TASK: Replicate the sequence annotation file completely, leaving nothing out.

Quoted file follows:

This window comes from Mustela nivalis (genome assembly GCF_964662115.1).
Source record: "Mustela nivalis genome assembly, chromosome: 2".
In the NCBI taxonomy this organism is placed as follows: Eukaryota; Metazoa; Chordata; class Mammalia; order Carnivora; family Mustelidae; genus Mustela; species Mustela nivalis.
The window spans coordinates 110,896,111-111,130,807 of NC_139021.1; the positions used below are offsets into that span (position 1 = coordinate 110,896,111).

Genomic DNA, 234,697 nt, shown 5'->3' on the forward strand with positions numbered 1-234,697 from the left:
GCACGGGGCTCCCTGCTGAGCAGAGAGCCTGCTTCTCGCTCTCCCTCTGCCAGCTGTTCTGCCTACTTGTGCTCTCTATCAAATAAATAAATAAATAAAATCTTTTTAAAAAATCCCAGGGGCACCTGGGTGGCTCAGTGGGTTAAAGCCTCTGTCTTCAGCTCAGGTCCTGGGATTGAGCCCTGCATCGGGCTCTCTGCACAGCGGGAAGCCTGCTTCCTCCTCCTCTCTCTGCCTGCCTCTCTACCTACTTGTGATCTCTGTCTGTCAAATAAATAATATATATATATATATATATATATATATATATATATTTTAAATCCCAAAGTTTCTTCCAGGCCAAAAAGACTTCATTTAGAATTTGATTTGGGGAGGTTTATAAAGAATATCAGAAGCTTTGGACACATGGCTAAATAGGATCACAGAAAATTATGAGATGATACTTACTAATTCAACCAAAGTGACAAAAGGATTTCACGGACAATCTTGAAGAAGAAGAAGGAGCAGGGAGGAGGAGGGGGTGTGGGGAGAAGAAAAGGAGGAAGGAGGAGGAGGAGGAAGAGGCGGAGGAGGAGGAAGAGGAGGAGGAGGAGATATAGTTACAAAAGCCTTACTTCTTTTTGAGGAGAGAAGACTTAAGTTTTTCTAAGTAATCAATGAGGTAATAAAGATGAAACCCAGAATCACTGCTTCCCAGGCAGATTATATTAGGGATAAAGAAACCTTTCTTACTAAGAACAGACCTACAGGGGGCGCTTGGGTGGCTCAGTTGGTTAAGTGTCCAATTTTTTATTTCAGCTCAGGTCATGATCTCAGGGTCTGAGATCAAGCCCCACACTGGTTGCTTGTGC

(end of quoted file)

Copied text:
This window comes from Mustela nivalis (genome assembly GCF_964662115.1).
Source record: "Mustela nivalis genome assembly, chromosome: 2".
In the NCBI taxonomy this organism is placed as follows: Eukaryota; Metazoa; Chordata; class Mammalia; order Carnivora; family Mustelidae; genus Mustela; species Mustela nivalis.
The window spans coordinates 110,896,111-111,130,807 of NC_139021.1; the positions used below are offsets into that span (position 1 = coordinate 110,896,111).

Genomic DNA, 234,697 nt, shown 5'->3' on the forward strand with positions numbered 1-234,697 from the left:
GCACGGGGCTCCCTGCTGAGCAGAGAGCCTGCTTCTCGCTCTCCCTCTGCCAGCTGTTCTGCCTACTTGTGCTCTCTATCAAATAAATAAATAAATAAAATCTTTTTAAAAAATCCCAGGGGCACCTGGGTGGCTCAGTGGGTTAAAGCCTCTGTCTTCAGCTCAGGTCCTGGGATTGAGCCCTGCATCGGGCTCTCTGCACAGCGGGAAGCCTGCTTCCTCCTCCTCTCTCTGCCTGCCTCTCTACCTACTTGTGATCTCTGTCTGTCAAATAAATAATATATATATATATATATATATATATATATATATATTTTAAATCCCAAAGTTTCTTCCAGGCCAAAAAGACTTCATTTAGAATTTGATTTGGGGAGGTTTATAAAGAATATCAGAAGCTTTGGACACATGGCTAAATAGGATCACAGAAAATTATGAGATGATACTTACTAATTCAACCAAAGTGACAAAAGGATTTCACGGACAATCTTGAAGAAGAAGAAGGAGCAGGGAGGAGGAGGGGGTGTGGGGAGAAGAAAAGGAGGAAGGAGGAGGAGGAGGAAGAGGCGGAGGAGGAGGAAGAGGAGGAGGAGGAGATATAGTTACAAAAGCCTTACTTCTTTTTGAGGAGAGAAGACTTAAGTTTTTCTAAGTAATCAATGAGGTAATAAAGATGAAACCCAGAATCACTGCTTCCCAGGCAGATTATATTAGGGATAAAGAAACCTTTCTTACTAAGAACAGACCTACAGGGGGCGCTTGGGTGGCTCAGTTGGTTAAGTGTCCAATTTTTTATTTCAGCTCAGGTCATGATCTCAGGGTCTGAGATCAAGCCCCACACTGGTTGCTTGTGC